Budget crunch hits home with city, county

Budget crunch hits home with city, county

My brother and I have spent many hours this month in budget meetings with county supervisors, municipal officials and school trustees. That’s part of what we do as a newspaper. In some ways it’s rather mundane for us and for the elected officials who are preparing the budgets, but these meetings are where real government begins and ends.
State law requires governmental entities to adopt balanced budgets. Planned expenditures must be covered by anticipated revenues — at least on paper — by the beginning of the fiscal year on October 1. State law holds public officials to within 10 percent of what they put on paper at the beginning or the year. If they exceed 10 percent, they must go back to the public with a hearing.
This year’s budget process created more angst in the City of Batesville and among county supervisors than we can remember. Like families, governments get stressed when there is not enough money to go around, and that is what’s happening.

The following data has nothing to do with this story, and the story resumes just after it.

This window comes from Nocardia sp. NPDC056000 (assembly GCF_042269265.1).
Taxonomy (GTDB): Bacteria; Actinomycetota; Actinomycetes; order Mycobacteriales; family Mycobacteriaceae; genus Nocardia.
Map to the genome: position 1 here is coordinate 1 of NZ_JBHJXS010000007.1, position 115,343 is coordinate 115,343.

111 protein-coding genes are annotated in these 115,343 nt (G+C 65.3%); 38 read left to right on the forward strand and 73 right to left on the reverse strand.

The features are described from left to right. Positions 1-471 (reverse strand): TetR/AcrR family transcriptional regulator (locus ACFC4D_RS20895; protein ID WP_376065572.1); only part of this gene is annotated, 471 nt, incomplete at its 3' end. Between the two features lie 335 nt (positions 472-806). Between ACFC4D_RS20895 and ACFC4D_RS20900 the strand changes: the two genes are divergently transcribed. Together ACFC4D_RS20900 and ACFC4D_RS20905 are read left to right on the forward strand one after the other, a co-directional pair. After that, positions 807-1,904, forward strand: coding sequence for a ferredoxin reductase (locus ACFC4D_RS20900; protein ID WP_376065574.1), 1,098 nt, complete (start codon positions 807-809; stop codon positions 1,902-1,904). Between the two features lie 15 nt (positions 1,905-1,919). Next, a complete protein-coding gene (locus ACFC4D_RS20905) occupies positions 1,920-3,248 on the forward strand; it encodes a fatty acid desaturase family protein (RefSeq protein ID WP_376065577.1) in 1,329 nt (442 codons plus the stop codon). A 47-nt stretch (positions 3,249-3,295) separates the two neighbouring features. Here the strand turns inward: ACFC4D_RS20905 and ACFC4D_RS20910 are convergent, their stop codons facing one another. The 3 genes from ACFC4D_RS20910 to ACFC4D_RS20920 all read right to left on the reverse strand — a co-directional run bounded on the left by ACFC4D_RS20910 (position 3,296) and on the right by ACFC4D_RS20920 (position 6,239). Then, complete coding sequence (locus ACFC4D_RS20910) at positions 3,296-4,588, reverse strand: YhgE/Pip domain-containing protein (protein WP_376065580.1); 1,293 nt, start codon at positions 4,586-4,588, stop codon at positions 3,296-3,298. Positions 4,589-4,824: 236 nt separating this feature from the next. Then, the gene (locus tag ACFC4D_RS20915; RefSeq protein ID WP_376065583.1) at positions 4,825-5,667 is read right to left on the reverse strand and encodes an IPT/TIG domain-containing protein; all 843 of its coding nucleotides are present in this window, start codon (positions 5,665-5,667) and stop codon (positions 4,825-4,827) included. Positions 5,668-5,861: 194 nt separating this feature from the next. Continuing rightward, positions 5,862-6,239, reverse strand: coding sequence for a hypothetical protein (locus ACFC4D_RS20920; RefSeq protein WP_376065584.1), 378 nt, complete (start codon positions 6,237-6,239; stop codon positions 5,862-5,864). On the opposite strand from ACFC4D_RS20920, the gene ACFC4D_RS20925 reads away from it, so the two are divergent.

In Batesville, gas revenues have been reduced by the last two relatively mild winters. The city and county have both been impacted by loss of major ad valorem tax payers. Aldermen and supervisors get caught in the squeeze.
The city brought its department heads in Wednesday for a final round of cuts. The idea was for each department to be made aware that everybody was getting cut and nobody was going to remain unscathed.
For Kelley Magee, brought in to assist City Clerk Susan Berryhill in preparing budget numbers, it was budgeting from a new perspective. She has long experience working with the county budget as county administrator, but she quickly picked up on how unpredictable the city’s sources of revenue can be. In the county, where the main source of revenue comes from ad valorem taxes, cash flow was more predictable. With the city, where cash flow comes primarily from gas sales and sales tax, its much less predictable.
After department heads in the city had seen one item after another stripped from the requests they had presented on wish lists to aldermen last week, I spotted water and sewer superintendent Mike Ross, who was wearing short pants at the meeting, and asked him: “Mike, were you wearing long pants when they started this meeting?”

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